At 8:30pm on November 17th, 2009, Arlo was supposed to let out a giant wail, announcing to the world that he’d arrived. Instead, he sputtered and struggled to take even the shallowest of breaths. He was pale; a shade somewhere between the silver examination table where he’d been placed and the cream colored knit hat they’d put on his head. They fussed over him, listened to his heart and lungs, and spoke in jargon to each other. One of them finally addressed us, but “Shmeeech nulah isparenlinish …. oxygen… helgabylan…brain….grblgrblgrbl…observation” was all I heard. I felt like I was regaining consciousness after fainting from a nitrous balloon; people’s faces were distorted and somewhere in the distance I could hear what I thought was the second track from “Axis Bold as Love” by the The Jimi Hendrix Experience. What kept me rooted in reality was the firmness of Lindsay’s grip on my hand.
In the neonatal intensive care unit, Arlo slept in his plastic pod. Lindsay was permitted to remove him to nurse, but while in his incubator, we could only touch him by reaching through a portal attached to a built-in glove, like we were handling a level 4 biohazard or repairing a solar panel on the space station.
He looked perfectly normal to us, but his breathing was erratic and his heart rate low and arhythmic. Each time it skipped a beat or his respirations dipped below 60 per minute, an alarm sounded and a nurse sauntered over to check the screen and make notes. I remember taking my own pulse while listening to his on the monitor, hoping it would be faster than mine, but it never was.
It was a few hours before a resident spoke with us in any detail. They’d done an MRI on his brain and found “some spots possibly indicative of oxygen deprivation.” “What does that mean?” I asked. “Well, it’s difficult to tell how something like this might develop, but he might have motor problems that cause twitches and other involuntary movements.” she responded. I realized she was telling us that our infant son was possibly brain damaged. Lindsay and I just stared at her for a moment until finally she asked, “Do you have any other questions?” Yes, about a million, but I don’t really want to know the answers to any of them, I thought. “So that’s it?” I asked. “Well, we’ll have the chief of neurology look at the MRIs to confirm it. She should be in later today. You can speak with her too if you want.”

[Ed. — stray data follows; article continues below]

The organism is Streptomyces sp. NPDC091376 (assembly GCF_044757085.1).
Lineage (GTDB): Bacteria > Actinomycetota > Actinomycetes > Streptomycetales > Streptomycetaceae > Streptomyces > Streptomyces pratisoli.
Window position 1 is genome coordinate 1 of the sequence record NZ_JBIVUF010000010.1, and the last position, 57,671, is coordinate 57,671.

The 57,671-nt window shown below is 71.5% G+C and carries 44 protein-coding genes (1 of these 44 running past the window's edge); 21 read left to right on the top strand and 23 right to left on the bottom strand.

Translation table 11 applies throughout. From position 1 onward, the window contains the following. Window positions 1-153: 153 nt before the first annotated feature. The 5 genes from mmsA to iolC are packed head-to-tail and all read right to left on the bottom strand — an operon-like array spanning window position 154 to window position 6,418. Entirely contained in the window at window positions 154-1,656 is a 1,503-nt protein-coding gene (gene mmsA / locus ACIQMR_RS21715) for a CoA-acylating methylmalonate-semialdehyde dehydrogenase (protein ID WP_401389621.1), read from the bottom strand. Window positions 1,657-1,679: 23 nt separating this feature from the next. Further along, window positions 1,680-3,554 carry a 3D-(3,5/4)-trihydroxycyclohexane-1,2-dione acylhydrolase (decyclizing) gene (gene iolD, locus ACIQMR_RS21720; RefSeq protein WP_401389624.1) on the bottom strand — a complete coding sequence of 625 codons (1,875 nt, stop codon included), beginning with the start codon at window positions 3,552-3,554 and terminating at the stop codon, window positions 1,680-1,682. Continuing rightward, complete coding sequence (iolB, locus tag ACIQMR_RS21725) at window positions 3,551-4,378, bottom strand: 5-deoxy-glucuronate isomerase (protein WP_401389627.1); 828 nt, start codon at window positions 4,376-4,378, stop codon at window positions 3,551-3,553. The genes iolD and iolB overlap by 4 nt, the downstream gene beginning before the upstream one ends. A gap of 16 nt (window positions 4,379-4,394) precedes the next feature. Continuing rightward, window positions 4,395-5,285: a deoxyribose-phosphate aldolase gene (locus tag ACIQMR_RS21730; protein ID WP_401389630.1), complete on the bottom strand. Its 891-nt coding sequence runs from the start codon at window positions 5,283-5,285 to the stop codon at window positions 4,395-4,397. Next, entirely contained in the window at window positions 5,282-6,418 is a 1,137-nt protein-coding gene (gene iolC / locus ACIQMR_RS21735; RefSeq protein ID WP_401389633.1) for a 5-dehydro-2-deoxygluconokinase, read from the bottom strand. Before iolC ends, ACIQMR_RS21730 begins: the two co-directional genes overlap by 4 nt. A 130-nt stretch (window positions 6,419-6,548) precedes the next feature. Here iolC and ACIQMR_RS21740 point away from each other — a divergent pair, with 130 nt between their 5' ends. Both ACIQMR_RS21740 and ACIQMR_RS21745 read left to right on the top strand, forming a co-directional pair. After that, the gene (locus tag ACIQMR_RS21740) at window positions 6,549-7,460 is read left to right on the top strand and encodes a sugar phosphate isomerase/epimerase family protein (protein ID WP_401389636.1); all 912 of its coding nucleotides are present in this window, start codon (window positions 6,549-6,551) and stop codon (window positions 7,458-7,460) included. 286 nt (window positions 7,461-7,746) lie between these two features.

They allowed us to remain in the hospital that night where we curled up in a single bed, neither of us knowing what to say. I think we were both coming to terms in our own way with what the future might hold, and honestly, it didn’t take long at all for us to accept it. In fact, I think we were both surprised that our default state was acceptance. We were sad and nervous, but steadfastly committed to tackling the situation, whatever it may be.
The next day, the neurologist delivered the same news. Though his heart rate and respirations were now within the normal range, his MRI showed what looked like the effects of oxygen deprivation. She did mention, however, that the abnormal spots on the brainscan were oddly symmetrical, and as a result, wanted to confer further with the rest of her staff. In the meantime, though, we were free to take him home.
The morning after spending our first night at home with Arlo, I received the following email:
Subject: MRI Results
I think I have good news for you. I reviewed the films with our other neuroradiologist and he thought that the signal in the basal ganglia was most likely due to myelination of that area – more prominent than usual, i.e. advanced for age – but most likely a normal variant. Myelination means that the nerve tracts get covered with insulating sheathes, similar to the wiring in your house. That process is incomplete at birth and continues up to 19 years of age, but particularly in the first year of life. You can see it on the MRI. He agreed that the signal was far too symmetrical to be due to lack of oxygen. We looked at a number of pictures from Atlases on neonates with lack of oxygen and became convinced that this is highly unlikely in this case. I hope you find this reassuring.
Chief, Division of Pediatric Neurology
Obviously, we were elated that what was originally seen as damage actually was just evidence that Arlo had a spectacularly advanced brain. At the same time, though, we all felt just a little odd celebrating, because honestly, even “bad” news would have been ok. But I’m still keeping this email for when he wins a Nobel Prize. His heart rate has remained on the low side, but I think that just means he might also win the Tour De France.